Robots are getting smarter, and, if you listen to high-ranking digital execs at Coca-Cola and other major brands, they’re coming for your advertising jobs.
No one knows that better than the tech geeks at Team One’s newly launched AI Lab, who are vowing to stay ahead of the machine-learning curve by surrounding themselves with all things futuristic in a stylish nook of the agency’s cavernous Playa Vista, Calif., headquarters.
The lab, a scaled-down re-creation of a smart home designed to look like a midcentury modern crash pad, is outfitted with Google Home, Amazon Echo, Philips Hue and a trunk full of cognitive toys. On the wish list: Kuri, the adorable helper bot that charmed crowds at this year’s CES. “It’s a dedicated space to experiment and brainstorm,” said Alastair Green, executive creative director, digital, who launched the agency’s tricked-out, gadget-heavy VR Lab onsite last year. “We want to spark ideas and create better work with AI. And to answer the brands’ question: ‘What’s the business case for it?’”
Team One, with Zoic Labs, already debuted the first-ever AI-created short film (commissioned as an experiment by Saatchi & Saatchi) at the Cannes Lions International Festival of Creativity last summer. The film Eclipse was conceived, edited and directed by machines. More recently, execs launched an AI-spawned holiday carol, complete with 1800s-style music, dubbed “Happy Technolidays,” and love-themed greetings for Valentine’s Day, with an eye toward how their early tests can apply to marketing for client brands like Lexus, The Ritz-Carlton, Indian Motorcycle and Samsung’s Dacor appliances.
They’re far from alone in their aggressive push into AI. Facebook, Microsoft and Google are heavily invested in the technology, and Coke’s global senior digital director Mariano Bosaz told the Mobile World Congress recently that he foresees artificial intelligence cranking out ad creative in fairly short order. It’s already responsible for music and copy, and Bosaz wants to see what it can do with “automated narratives.”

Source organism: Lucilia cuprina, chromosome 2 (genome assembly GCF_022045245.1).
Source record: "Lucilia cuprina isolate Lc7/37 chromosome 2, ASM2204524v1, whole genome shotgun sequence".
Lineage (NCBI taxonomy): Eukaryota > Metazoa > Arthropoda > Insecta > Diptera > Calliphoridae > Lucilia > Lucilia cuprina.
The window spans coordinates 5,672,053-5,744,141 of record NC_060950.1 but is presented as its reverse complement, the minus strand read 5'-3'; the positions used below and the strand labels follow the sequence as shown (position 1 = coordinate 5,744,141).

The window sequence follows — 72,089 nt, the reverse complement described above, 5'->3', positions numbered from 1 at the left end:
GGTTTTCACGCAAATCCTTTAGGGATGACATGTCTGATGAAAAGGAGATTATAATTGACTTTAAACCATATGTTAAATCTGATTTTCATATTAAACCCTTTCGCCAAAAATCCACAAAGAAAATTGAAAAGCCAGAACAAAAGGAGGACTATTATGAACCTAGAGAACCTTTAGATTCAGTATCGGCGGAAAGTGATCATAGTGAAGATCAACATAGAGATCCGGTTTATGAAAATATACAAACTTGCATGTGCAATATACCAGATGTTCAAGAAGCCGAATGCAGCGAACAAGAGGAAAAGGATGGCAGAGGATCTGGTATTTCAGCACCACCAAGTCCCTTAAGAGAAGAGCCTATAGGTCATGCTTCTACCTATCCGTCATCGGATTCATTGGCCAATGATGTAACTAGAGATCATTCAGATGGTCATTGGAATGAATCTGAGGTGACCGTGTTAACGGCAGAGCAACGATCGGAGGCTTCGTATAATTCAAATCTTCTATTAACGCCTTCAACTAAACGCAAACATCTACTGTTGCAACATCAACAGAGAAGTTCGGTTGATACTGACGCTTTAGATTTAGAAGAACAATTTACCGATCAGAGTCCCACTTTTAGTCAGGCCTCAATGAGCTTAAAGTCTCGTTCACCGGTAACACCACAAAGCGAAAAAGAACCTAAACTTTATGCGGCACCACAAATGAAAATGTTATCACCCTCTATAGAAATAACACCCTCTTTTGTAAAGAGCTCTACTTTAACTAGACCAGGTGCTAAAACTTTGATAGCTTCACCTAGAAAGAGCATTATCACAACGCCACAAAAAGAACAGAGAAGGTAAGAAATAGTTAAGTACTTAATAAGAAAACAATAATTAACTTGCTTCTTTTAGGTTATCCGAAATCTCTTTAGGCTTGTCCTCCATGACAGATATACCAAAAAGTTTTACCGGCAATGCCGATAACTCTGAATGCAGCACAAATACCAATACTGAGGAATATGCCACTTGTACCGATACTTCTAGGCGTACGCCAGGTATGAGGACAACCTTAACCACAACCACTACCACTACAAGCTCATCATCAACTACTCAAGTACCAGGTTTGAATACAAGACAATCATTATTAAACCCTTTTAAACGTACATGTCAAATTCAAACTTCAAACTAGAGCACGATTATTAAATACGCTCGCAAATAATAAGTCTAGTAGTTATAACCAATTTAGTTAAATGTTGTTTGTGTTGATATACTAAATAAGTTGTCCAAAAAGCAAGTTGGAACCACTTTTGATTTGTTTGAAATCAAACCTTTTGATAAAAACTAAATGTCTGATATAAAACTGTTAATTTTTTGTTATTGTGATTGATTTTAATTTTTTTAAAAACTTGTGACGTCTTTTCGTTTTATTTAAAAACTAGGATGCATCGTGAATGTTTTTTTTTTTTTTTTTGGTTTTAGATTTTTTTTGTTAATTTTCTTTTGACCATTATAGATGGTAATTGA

Whether it’s immediately obvious or not, AI is playing a significant role in ads. French network Canal+ let loose a Pope Bot this winter (to hype HBO’s The Young Pope) that trolled people with Bible verses. Brands as varied as Campbell Soup, Domino’s, Olay and Starbucks are using AI as part of the trend away from “the traditional one-size-fits-all marketing approach toward one-to-one tailored experiences,” said Resh Sidhu, creative director at Framestore, recently named by IBM Watson as one of the AI Influencers of 2017.
“This stuff is not as over-imaginative or as distant as it may seem—in fact, it is much closer to science fact than science fiction,” Sidhu said by email. AI does more than bring efficiency to data and analytics, she said, because it can “anticipate user needs” and give brands “deeper insights about their customers.” And if ad agencies don’t have in-house expertise in AI, she believes, “they’re already behind.”
Word is apparently out. MDC Media Partners just opened an agency called Born, focused on AI, while GroupM, Crispin Porter + Bogusky and other ad mavens are working with IBM Watson and Facebook Messenger on AI-powered programs.
The Watson supercomputer, mainstream famous since its million-dollar victory on TV’s Jeopardy, now counts about 6,000 clients, among them Hilton Hotels (for voice-enabled concierges), Whirlpool and Visa (for potentially turning everyday appliances into ecommerce devices).
Because it’s such a fast-changing area—hardly a day goes by without an AI-fueled campaign or development—Team One has started sharing the latest information with the industry via thought-leader events. “Bots & Booze,” now a monthly meetup, recently hosted rocket scientist Sabri Sansoy in a talk about AI’s evolution.
As the Team One crew, and anyone who chats with Alexa, has found through ongoing interaction with smart machines, AI learns over time. Its answers become more spot-on, it hones a sense of humor (Google Home’s volume goes to 11 à la Spinal Tap), it acts more like a human. Yet, it isn’t.
“It’s a helper tool, not a killer bot,” said Mary Toves, the agency’s associate creative director. “It’s great at finding connections and analyzing data. It shortens the length of time between strategic insight and creative idea. It’s a problem solver.”
But, hopefully, not a job poacher.